Investment banks routinely bet on both sides of a transaction, going “long” (betting that the investment will do well) while simultaneously going “short” (betting that the investment will do poorly).
Wise risk management is neither illegal nor unethical. In 2007, while other top banks lost big money in mortgages, Goldman Sachs profited. How? Essentially by making heavier negative than positive bets in the housing market. One “big short” alone earned Goldman nearly $400 million.
Today, many investment vehicles are too technically complex for average people to understand. In its so-called “non-synthetic” form, for example, a collateralized debt obligation mixes bonds and other assets into different types of debts (known in the trade as tranches or slices) and credit risks. Professional investment managers swap C.D.O.’s the way little boys once swapped baseball cards. There is nothing inherently tainted about such high-finance business.
But in mid-April, the Securities and Exchange Commission filed a security-fraud complaint against Goldman. In Senate hearings triggered by the complaint, members of the subcommittee on investigations hammered Goldman officials with the allegation that they had improperly failed to disclose how the firm was shorting mortgage assets.
In one now widely publicized e-mail sent in 2007, a top Goldman trader joked about getting unwitting “widows and orphans” to make investments in the imploding housing market and quoted another top Goldman manager as having boasted that “the poor little subprime borrowers will not last so long!!!”
It is not news that Wall Street is home to some highly intelligent but unethical individuals who are supremely greedy and don’t give a damn for the needy.
What is news, however, is that whether they committed crimes or not, the Goldman officials who testified in the Senate last month, including the two young men whose words were recorded in the aforementioned 2007 e-mail, seemed sincerely and hence eerily bereft of any appreciation for the Golden Rule.
“So in everything, do unto others what you would have them do to you, for this sums up the Law and the Prophets.” This “do unto others” teaching by Jesus (Mt 7:12) is taught by most major religions and informs everyday moral discourse. What parent has not admonished a child, “How would you like it if somebody treated you that way?” What coach has not exhorted a team to play hard but play fair?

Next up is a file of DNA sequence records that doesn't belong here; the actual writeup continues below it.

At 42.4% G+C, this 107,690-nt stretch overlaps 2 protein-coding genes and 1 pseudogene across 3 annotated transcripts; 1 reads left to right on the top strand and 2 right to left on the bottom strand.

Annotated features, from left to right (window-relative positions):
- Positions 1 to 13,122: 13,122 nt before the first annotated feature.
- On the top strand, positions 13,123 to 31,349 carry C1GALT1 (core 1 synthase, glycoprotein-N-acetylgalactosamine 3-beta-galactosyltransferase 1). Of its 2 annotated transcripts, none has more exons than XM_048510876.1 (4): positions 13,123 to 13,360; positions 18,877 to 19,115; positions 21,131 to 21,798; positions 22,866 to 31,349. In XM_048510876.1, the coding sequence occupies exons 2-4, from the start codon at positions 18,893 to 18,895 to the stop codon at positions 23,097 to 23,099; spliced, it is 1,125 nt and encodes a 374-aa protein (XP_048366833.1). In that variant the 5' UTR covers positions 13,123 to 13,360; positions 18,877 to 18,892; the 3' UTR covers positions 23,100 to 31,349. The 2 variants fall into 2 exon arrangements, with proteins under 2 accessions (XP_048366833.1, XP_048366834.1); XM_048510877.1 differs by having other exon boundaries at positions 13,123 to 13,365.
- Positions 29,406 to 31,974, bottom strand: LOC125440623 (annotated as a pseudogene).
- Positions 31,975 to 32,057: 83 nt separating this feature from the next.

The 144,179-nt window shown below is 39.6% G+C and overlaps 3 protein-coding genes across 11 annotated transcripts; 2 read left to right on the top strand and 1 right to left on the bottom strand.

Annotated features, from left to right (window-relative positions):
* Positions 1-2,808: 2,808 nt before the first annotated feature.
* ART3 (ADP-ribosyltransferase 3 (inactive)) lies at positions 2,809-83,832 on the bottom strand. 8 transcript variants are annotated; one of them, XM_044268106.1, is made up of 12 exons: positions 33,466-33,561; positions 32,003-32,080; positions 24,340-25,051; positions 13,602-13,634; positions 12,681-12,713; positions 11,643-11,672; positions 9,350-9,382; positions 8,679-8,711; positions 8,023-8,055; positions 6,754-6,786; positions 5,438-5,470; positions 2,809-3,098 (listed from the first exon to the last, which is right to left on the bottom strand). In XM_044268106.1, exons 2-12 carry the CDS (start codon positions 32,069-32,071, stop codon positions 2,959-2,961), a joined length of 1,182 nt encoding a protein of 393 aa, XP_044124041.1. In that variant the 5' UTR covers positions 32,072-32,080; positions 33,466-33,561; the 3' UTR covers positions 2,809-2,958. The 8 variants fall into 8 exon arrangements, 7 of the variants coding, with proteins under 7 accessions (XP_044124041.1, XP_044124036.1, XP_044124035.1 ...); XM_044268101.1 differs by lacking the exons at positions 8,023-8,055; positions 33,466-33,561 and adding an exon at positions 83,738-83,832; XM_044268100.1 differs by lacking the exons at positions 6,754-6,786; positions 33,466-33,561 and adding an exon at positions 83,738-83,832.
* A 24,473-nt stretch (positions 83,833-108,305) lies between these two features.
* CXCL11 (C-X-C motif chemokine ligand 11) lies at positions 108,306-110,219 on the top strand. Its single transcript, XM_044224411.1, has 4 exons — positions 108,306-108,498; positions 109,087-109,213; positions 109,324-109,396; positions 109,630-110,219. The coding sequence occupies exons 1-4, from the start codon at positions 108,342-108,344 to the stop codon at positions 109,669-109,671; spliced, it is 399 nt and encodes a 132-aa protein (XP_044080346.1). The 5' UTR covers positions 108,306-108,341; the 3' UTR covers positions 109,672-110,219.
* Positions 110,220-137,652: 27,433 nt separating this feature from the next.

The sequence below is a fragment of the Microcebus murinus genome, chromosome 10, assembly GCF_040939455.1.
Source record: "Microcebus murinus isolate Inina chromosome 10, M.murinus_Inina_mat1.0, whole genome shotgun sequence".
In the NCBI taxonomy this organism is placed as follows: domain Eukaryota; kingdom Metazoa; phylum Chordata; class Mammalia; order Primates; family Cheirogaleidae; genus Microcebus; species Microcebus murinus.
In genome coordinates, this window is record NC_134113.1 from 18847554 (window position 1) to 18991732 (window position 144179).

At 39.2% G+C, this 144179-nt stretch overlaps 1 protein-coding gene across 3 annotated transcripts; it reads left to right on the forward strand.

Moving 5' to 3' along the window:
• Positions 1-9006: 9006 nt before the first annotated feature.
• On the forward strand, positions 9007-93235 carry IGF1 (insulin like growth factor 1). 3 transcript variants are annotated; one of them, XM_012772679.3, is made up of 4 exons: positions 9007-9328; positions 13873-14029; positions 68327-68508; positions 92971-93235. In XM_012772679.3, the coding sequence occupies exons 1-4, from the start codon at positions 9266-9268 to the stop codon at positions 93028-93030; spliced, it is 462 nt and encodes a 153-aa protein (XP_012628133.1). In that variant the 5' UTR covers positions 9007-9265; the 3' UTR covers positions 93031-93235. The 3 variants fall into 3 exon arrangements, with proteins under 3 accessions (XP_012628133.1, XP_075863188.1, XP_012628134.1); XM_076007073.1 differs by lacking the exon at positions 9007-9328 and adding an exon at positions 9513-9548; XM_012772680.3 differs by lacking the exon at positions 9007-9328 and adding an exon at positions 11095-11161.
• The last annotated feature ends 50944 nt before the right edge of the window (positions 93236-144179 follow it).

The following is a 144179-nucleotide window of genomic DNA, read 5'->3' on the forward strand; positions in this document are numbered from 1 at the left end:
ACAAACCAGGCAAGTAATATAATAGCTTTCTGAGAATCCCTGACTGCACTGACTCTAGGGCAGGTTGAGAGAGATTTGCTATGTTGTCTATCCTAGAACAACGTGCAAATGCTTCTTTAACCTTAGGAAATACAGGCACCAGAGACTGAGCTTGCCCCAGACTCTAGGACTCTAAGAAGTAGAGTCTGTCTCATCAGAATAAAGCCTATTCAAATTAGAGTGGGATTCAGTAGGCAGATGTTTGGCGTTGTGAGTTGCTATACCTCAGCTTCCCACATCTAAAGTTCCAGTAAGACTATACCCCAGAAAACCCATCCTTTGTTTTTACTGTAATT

Yet the only “mistakes” to which these witnesses would admit were analytical, not ethical. Even allowing for coaching by lawyers, they seemed authentically without any ethical compass for understanding why inducing people to invest in something that you knew would fail, treating double-dealing as if it were a proprietary strategy or trade secret and profiting in the bargain while mocking innocent others who lost everything (homes, jobs, life savings) would be immoral.
In the encyclical “Quadragesimo Anno” (1931), published during the Great Depression, Pope Pius XI observed: “The laws passed to promote corporate business, while dividing and limiting the risk of business, have given rise to the most sordid license.”
Those words are even more striking today than they were back then. For in our fast-paced, high-tech, global economy, Golden Rule morality is a requisite condition for financial stability. To work at all well, the 21st century’s transnational free markets must be ever more confidently and widely viewed as fair markets, in which investing involves risks but is not easily rigged against anyone or any group.
Washington needs to enact far-reaching regulations that discipline financial movers and shakers and impose criminal penalties for any double-dealing shenanigans.
On his popular radiobroadcast “Breakpoint,” my friend Charles W. Colson, an evangelical Christian leader and free-market conservative, recently called for new federal regulations on financial institutions. Catholic bishops should lock arms with Colson and other religious leaders on this issue.
American capitalism cannot survive economic life absent the Golden Rule. If not by moral custom then by legal coercion, “Do unto others” behavioral norms must be followed not only on Main Street but also on Wall Street.